3)Vignetting can be a problem with wide-angle lenses. This is another reason to avoid multiple filters.
4)The filter should be neutral, so it doesn't introduce any unwanted colour cast. Cheaper filters may have a noticeable colour cast (usually magenta).

Neutral Density Filters

One of the lesser known and underappreciated filters; neutral density filters have great creative potential. Semi, opaque, they are used to reduce the amount of light entering the lens, thereby prolonging exposure times, and making them useful aids when photographing water, clouds, or indeed anything moving when the intention is to convey movement rather than freeze it. The beauty of ND filters is that they allow you to set the aperture and shutter speed you want, rather than that which the conditions dictate. Although they obstruct incoming light, they do so uniformly across the entire frame, therefore neither image colour nor contrast is affected. The effect of the ND filter cannot easily be reproduced digitally.

Types of ND Filters

There are several types of ND available - screw in ones which come in various filter threads and square or rectangular slot in ones which fit into a holder that attaches onto the front of the lens. The screw in type is the simplest to use but the slot in variety, can be used in conjunction with other filters in the same holder. There is also a variable ND filter available, which is screw in, but comes with an adjustable outer ring that you rotate to adjust the density, dependent on the light conditions and the effect you want.

ND filters are available in different strengths, the stronger the filter the more light it absorbs and the darker it appears, for example;

• 0.3/2x - one stop reduction in light
• 0.6/4x - two stops reduction in light
• 0.9/8x - three stops reduction in light
• ‘Big Stopper’/1000x - ten stops reduction in light

So for example, an ND4 will reduce the amount of light entering the lens by two stops. A ten-stop filter will produce an extreme increase in exposure time even in broad daylight making for some interesting creative effects.

The use of an ND filter has smoothed away any texture in the water giving it a smooth finish.

The use of an ND filter and polarising filter has brought out the green of the vegetation and given the waterfall a silky look.

When to use them

Using an ND will allow you to capture the flow of water. On waterfalls they prove useful in showing movement of the water to produce a silky effect. This can also be used on seascapes, with crashing waves for example, to produce more of a misty look. The speed at which the water is moving as well as the light conditions at the time will dictate the filter you choose, along with your own personal preference of course.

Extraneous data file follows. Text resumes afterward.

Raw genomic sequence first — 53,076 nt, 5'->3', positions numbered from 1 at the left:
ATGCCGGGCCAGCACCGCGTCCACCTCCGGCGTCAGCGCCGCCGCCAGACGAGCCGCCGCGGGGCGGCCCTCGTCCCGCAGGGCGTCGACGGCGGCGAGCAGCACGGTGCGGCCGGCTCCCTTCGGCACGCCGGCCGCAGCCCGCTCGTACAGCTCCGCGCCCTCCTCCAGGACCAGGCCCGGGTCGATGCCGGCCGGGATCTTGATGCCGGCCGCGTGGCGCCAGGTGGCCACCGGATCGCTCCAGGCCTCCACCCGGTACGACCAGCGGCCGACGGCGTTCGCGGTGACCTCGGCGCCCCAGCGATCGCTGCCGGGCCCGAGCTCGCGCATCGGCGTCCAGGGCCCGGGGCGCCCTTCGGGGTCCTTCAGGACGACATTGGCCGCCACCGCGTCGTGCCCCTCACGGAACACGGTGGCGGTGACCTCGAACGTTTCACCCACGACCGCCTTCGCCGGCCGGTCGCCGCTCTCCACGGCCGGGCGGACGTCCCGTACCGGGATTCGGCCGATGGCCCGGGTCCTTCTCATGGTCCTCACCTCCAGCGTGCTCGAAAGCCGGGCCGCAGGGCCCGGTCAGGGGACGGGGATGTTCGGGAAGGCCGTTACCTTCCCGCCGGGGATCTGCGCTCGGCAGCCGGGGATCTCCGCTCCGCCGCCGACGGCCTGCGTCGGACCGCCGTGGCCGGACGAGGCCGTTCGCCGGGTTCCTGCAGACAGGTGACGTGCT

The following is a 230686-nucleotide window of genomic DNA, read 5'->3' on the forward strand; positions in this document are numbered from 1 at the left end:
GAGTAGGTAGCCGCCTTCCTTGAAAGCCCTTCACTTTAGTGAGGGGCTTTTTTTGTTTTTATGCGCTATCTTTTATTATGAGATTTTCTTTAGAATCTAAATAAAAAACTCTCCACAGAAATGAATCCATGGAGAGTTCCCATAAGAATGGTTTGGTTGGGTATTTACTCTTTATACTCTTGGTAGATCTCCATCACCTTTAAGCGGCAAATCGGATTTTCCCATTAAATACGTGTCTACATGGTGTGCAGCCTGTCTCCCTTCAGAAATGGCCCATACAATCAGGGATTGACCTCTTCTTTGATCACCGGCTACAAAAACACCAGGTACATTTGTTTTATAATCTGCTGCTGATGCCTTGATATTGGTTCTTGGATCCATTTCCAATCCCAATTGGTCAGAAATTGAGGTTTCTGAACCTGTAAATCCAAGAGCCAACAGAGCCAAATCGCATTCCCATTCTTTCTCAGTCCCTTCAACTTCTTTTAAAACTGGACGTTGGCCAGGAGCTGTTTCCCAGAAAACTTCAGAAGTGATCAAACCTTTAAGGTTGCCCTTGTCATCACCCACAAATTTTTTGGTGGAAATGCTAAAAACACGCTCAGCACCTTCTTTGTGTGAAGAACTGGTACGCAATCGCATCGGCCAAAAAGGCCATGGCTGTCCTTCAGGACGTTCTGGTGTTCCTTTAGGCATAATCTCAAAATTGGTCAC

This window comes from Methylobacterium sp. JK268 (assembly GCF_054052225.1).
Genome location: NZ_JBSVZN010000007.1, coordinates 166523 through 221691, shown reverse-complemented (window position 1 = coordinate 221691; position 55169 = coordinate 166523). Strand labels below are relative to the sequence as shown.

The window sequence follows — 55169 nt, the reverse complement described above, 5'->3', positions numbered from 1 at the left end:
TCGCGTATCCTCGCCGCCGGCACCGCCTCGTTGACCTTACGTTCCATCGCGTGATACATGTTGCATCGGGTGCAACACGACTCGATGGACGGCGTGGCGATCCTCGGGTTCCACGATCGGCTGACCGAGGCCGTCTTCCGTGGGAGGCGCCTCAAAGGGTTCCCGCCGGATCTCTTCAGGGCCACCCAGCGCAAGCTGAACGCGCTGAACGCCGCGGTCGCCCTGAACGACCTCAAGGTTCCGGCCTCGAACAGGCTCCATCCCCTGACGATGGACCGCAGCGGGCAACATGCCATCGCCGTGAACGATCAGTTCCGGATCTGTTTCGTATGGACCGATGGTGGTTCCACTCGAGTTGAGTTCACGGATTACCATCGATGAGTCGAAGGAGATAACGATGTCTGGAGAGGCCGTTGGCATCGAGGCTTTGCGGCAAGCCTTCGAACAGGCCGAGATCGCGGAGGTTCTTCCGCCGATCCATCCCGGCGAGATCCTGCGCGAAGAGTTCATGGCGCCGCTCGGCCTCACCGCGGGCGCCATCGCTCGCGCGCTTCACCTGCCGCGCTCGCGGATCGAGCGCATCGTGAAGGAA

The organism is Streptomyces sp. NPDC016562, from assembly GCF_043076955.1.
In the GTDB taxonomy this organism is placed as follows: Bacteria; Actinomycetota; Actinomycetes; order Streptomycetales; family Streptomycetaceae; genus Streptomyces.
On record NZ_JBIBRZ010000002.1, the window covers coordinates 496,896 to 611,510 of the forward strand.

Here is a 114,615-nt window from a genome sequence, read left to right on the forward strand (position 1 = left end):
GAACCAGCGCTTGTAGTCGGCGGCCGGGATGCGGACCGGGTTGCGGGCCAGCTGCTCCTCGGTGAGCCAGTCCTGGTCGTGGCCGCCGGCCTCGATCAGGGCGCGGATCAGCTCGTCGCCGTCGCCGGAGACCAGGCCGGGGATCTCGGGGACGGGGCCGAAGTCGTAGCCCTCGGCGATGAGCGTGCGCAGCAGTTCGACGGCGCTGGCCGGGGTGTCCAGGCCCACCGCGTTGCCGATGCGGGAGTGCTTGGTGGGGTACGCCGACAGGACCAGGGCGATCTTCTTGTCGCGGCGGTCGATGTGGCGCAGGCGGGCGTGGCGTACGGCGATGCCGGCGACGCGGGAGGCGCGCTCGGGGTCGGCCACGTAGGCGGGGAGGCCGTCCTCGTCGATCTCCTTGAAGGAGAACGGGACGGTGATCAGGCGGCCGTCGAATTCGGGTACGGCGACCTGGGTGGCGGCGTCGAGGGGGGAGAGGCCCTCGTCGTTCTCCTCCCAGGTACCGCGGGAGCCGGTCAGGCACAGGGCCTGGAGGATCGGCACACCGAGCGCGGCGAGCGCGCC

ND filters can be used very effectively to get rid of unwanted people in the frame, for example when shooting in popular tourist spots. As long as they are moving if the shutter speed is slow enough it will ensure they are blurred are not visible in the image. An exposure of a few seconds is needed to achieve this.

To retain aperture
If shooting in bright conditions, it can occasionally be impossible to take a photograph at the aperture and depth of field you desire. For example, if you want to capture a flower and throw the background out of focus, you’ll need a wide aperture, however your camera may well be suggesting something along the lines of F16 or 22 which isn’t going to give you the depth of field you require. Using an ND filter will reduce the amount of light entering the lens, prolonging the exposure, and allowing you to select a wider aperture to give you the result you want.

What to watch

1)Choose with care - as with most things you get what you pay for. Polyester is the cheapest material but gives poorer results, often producing a colour cast, although this can be removed in post processing. Glass is prone to breaking, so the ideal choice is resin.
2)Circular filters are limiting in that they only fit a specific diameter lens, unless you buy step up rings, meaning you may have to buy more than one.
3)Vignetting – stacking of filters can lead to vignetting issues, particularly with wide-angle lenses. Make sure if using a slot-in filter holder, that you buy a wide-angle adapter ring.

Ten Stop ND filters

With a filter factor of 1000x or 10 stops, these filters have become very popular recently, allowing the photographer to slow down their exposure times to the extreme, even in bright light. The Big Stopper can produce some very creative effects and is often used to transform the look of clouds, making their movement look like brushstrokes, whilst on water it has a smoothing effect, both of which can add atmosphere. They work particularly well in overcast light when photographing subjects with strong, bold shapes such as a pier and can also lend themselves particularly well to monochrome conversions.